• For EU AIF, the depositary must be established in the home Member State of the AIF;
  • For non-EU AIF, the depositary must be established in the third country where the AIF is established, or in the home Member State of the AIFM managing the AIF, or, as the case may be, in the Member State of reference of the AIFM managing the AIF.

Depositaries will be held to a high standard of liability in the event of a loss of assets and the burden of proof will reside with the depositary. The AIFM Directive requires that if a depositary legally delegates its tasks to others, it must provide a contract which allows the AIF or AIFM to claim damages against the entity to which the tasks are delegated. This is intended to ensure that at no point in the chain will liability be irretrievably lost. The European Parliament also secured a requirement that the AIF investors concerned must be informed about the potential delegation of liability and the reasons for this. These new rules are likely to create additional operational and compliance burdens for depositaries.


One of the aims of the AIFM Directive is to enhance the transparency of AIFMs and the AIFs that they manage. The new transparency requirements cover disclosure to investors prior to investment, reporting obligations to competent authorities and detailed disclosures in AIF annual reports.

Marketing in Europe

The AIFM Directive establishes a framework to regulate the offer or placing of shares or units in an AIF. It introduces a European "passport" under which authorised AIFMs can market EU AIFs to professional investors throughout the EU, subject to a notification procedure. The passport for EU AIFM marketing EU AIF comes into effect with the AIFM Directive (early 2013).

The AIFM Directive as adopted will enable non-EU AIFM to market to investors across the EU without first having to seek permission from each Member State and comply with different national laws. Non-EU AIFM will only obtain a passport if the non-EU country in which they are located meets minimum regulatory standards and has agreements in place with Member States to allow information sharing. There will be at least a two year time lag before a passport is available for EU AIFM marketing non-EU AIF or for non-EU AIFM marketing any AIF in Europe.

While it was a concession that national private placement regimes permitted were retained under the AIFM Directive, it is intended, in the long-term, to abolish such national regimes and replace these with European marketing passports.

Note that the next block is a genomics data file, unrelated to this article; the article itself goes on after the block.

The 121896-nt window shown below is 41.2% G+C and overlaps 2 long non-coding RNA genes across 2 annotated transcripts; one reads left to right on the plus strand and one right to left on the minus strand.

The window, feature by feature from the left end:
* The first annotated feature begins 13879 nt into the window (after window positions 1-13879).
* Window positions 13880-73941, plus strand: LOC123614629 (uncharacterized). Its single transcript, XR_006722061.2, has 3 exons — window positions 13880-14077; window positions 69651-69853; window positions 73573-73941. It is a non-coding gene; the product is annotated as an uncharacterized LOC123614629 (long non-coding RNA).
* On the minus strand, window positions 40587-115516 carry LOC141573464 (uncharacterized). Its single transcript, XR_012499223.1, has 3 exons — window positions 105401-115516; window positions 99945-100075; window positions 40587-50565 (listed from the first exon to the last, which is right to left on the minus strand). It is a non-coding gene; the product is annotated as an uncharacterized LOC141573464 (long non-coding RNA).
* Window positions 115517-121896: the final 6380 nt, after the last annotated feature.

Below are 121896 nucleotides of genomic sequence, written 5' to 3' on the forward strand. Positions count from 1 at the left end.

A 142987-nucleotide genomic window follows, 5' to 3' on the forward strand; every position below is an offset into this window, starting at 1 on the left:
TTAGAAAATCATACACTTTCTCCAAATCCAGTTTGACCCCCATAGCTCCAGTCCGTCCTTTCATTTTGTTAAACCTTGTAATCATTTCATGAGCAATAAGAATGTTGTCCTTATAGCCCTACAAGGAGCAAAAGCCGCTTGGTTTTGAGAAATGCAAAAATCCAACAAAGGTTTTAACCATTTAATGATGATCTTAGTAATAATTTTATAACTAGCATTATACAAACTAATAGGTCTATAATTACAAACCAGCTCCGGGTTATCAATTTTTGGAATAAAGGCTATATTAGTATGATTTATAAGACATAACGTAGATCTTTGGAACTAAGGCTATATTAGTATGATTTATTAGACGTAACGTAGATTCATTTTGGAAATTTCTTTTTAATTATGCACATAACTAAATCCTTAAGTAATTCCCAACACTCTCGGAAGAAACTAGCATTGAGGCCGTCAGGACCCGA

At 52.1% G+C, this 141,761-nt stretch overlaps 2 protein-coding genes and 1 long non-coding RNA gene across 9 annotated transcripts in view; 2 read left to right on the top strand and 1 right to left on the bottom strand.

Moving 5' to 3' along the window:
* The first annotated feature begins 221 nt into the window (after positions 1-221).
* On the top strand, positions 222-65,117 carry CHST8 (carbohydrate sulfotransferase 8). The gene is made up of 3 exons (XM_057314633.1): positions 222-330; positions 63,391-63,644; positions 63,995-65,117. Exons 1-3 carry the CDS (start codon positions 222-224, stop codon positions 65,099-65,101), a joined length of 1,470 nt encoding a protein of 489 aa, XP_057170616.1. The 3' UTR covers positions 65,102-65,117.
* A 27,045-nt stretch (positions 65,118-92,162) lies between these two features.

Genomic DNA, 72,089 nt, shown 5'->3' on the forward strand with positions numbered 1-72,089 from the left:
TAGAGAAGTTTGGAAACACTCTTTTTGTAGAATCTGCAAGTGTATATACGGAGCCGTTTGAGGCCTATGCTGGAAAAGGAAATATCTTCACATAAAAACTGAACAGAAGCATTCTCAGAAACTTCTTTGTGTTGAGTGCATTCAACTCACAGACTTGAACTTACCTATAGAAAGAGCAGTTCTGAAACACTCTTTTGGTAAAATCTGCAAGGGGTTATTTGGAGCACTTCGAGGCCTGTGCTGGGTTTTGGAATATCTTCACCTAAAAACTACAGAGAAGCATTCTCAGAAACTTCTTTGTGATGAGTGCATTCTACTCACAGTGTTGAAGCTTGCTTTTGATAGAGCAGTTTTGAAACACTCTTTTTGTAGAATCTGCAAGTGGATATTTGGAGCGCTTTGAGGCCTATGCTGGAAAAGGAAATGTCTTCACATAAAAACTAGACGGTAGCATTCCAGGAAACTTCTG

The below table summarises the marketing framework under the AIFM Directive:

* If the new European Securities and Markets Authority advises that it is appropriate to do so, the AIFM Directive contains provisions to facilitate the abolition of the private placement regime five years after the AIFM Directive comes into force (2018).

The AIFMD does not, however, prevent unsolicited approaches by EU investors to non-EU AIFMs. Nor does it prohibit EU investors from investing in AIFs managed by AIFMs where there has been no approach by the AIFM, even if the AIFM does not satisfy any of the requirements set out in the AIFM Directive.

Target Investors

Marketing to retail investors (i.e. non-professional investors) is defined by each Member State in its own territory and they can impose stricter requirements than those for professional investors as long as Member States do not favour domestic AIF over non-domestic AIF.

Private Equity Funds

The European Parliament insisted from the outset on the need to combat asset stripping. Accordingly, the AIFM Directive contains provisions which limit distributions and capital reductions within the first two years that a company is taken over by a private equity investor. Private equity investors will also have to comply with detailed information and disclosure requirements particularly regarding information on the planned strategy for the company.


Below is a summary of the expected timeline for the AIFM Directive:

  • AIFMD will come into force in early 2011;
  • AIFMD to be transposed into local law in early 2013;
  • Passport regime for EU AIFMs of EU AIF will commence in early 2013;
  • Passport regime for non-EU AIFMs and non-EU AIF will commence in early 2015; and
  • Private placement regime may end in 2018.

The new European Securities and Markets Authority and the European Commission will now work on preparing AIFM Directive guidelines and implementing legislation.